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The key to a successful spa is a well designed floor plan. Style and function can be combined seamlessly to create the perfect environment for relaxation. Most spas provide massage, facial, body and nail treatments. The scope of these treatments depends on the size of the facility and budget of the owners. A spa that can offer the widest range of services will be a one stop shop for clientele that will keep them in your spa for hours, if not the whole day.

Before you choose a location to build your spa, define your style. Whether it is urban chic, ultra modern, classically elegant, resort or cottage comfort, your spa should have one main theme. When considering a theme, keep in mind the timelessness of your style. Trends come and go and you don't want to have to redecorate your spa in five years when it becomes outdated.

Find a location for your spa. Large spas do well in a stand alone building but the cost of owning or leasing a stand alone building is very high. If your spa is new and has a small budget for advertising, a shopping center or other high foot traffic area will pay off in walk in clients. In shopping centers, you are leasing a space that is literally a shell of a business. Make sure to understand the lease agreement terms applying to signage and maintenance of the building and factor additional costs into your budget.

Contact a general contractor. A general contractor will identify where your main plumbing and electrical lines are located. Having these locations in mind when you design your spa will save you money in re-routing crucial fixtures.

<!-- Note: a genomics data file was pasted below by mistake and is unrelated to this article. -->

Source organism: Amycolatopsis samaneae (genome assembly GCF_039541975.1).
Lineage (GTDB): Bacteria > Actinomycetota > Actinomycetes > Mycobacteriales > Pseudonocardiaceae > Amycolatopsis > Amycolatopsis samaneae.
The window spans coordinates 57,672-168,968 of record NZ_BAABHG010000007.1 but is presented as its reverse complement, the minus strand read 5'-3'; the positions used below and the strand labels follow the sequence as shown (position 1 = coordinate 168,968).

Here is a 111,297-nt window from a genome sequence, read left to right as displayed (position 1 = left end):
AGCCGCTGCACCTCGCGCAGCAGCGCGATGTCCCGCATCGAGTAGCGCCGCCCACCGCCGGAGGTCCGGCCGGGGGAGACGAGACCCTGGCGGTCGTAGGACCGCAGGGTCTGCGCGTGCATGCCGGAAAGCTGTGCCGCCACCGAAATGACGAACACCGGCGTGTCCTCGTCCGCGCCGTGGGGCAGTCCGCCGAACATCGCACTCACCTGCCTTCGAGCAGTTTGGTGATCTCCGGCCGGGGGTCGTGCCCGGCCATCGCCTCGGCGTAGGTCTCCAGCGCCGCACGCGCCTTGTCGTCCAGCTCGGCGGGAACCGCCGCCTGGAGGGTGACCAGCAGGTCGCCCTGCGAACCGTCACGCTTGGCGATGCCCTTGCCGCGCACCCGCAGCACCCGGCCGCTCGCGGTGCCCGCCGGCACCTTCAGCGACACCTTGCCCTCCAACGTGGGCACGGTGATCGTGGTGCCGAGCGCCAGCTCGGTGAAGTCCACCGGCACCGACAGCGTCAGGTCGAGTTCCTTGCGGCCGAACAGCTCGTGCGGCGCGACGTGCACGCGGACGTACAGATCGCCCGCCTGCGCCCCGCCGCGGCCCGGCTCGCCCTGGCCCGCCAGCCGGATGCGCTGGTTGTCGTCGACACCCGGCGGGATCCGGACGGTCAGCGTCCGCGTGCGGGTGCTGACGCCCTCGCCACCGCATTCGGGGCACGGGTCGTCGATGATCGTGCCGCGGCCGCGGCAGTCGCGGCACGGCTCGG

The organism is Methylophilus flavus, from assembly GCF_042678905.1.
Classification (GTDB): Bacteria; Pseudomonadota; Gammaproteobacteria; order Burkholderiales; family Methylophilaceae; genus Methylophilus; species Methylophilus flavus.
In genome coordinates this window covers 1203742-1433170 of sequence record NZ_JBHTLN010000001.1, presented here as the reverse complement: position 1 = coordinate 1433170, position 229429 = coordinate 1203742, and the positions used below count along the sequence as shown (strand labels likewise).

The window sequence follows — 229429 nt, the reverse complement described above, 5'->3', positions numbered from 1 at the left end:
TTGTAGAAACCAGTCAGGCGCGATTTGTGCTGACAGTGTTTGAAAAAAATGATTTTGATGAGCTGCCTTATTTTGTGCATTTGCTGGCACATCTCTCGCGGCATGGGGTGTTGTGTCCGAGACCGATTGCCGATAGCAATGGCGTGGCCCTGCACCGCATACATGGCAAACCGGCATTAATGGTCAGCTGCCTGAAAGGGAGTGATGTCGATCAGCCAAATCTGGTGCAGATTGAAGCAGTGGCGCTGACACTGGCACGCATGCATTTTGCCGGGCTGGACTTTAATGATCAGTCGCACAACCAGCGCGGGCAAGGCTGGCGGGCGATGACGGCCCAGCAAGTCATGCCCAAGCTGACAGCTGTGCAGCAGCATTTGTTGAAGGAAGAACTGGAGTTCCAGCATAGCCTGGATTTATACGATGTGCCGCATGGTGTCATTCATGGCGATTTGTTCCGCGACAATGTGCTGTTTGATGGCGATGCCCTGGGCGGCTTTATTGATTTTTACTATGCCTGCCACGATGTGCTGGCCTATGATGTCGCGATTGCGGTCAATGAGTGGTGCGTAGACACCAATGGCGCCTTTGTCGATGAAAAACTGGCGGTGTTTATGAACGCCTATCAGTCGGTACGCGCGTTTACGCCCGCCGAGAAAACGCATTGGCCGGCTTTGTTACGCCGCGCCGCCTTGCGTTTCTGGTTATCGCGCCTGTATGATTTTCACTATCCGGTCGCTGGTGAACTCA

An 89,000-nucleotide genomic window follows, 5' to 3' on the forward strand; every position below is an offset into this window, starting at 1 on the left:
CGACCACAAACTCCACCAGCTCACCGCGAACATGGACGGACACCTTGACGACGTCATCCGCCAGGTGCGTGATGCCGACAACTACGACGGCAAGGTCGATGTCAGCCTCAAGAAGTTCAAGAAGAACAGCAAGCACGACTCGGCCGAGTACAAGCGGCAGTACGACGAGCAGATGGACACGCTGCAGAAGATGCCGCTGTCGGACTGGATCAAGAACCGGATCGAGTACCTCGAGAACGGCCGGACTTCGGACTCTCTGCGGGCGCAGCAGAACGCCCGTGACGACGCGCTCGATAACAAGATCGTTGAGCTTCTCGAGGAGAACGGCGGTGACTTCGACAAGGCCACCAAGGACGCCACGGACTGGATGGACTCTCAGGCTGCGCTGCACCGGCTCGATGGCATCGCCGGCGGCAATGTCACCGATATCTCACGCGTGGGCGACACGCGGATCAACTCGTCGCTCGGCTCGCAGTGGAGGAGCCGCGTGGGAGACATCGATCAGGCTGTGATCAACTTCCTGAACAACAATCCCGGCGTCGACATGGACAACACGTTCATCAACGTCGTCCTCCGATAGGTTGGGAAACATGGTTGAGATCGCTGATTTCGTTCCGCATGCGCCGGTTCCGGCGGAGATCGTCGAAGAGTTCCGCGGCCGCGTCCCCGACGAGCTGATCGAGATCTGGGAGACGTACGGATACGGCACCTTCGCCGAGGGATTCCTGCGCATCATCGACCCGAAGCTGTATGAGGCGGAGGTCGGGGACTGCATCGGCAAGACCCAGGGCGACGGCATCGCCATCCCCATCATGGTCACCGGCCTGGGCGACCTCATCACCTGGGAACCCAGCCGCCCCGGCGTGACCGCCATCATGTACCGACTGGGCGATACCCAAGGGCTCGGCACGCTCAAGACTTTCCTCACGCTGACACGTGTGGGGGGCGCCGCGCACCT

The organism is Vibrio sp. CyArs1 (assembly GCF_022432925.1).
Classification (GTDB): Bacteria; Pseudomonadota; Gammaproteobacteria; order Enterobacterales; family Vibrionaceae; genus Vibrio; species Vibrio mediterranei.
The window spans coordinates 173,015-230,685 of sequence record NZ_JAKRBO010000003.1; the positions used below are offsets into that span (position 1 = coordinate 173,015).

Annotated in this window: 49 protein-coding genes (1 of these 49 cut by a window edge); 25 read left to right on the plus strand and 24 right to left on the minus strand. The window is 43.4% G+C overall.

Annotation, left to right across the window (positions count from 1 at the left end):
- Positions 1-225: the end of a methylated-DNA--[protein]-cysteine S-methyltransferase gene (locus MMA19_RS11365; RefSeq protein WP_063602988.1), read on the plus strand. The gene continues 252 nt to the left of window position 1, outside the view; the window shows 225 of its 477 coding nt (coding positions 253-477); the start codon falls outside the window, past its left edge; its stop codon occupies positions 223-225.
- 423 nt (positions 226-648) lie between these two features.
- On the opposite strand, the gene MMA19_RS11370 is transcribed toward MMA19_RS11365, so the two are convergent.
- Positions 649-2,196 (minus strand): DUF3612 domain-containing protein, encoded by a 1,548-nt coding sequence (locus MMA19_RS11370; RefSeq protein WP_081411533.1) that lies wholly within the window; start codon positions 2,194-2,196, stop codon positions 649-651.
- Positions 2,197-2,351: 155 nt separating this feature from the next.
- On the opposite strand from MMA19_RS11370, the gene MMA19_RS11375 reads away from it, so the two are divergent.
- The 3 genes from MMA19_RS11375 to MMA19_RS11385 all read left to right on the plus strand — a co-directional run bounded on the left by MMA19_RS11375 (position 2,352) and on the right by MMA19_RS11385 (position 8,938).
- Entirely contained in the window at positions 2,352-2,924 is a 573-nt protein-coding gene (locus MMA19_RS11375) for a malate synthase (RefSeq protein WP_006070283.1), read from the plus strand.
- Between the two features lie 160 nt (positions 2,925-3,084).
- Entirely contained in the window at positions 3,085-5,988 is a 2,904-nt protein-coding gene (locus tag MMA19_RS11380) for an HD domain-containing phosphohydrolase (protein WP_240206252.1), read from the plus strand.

Determine the number of wet and dry treatment areas you would like in your spa. Most treatment rooms require some plumbing but keeping the areas that require more water close to the main water supply will minimize your demolition and plumbing costs in the building phase. Take into account where your laundry facility will be located as well.

Consider the flow of traffic in your spa. Place quiet treatments such as massages and facials far away from louder treatments such as pedicure chairs, showers and reception areas. Place the retail and reception desk at the front of the spa and then working front to back, place the loudest then quietest treatments to assure maximum relaxation for the guest.

Maximize your space by evaluating revenue generating areas and non revenue generating areas. The majority of your spa should make you money. While large relaxation rooms are nice to show on a tour, those guests relaxing are not making you any money so add some retail shelves and double the relaxation room into a spa lunch room to get the most out of your space. A break room is also important but not a revenue generator so think about combining it with your laundry room to save space.

About the Author

Brianne Williams

Brianne Williams has been writing a parenting and early childhood development blog since 2009 and for eHow since 2010. She has been a Licensed Massage Therapist and salon and spa consultant since 2001. She also has five years of retail management experience with an upscale retailer. Mrs. Williams has a degree in massage therapy from the Suncoast School.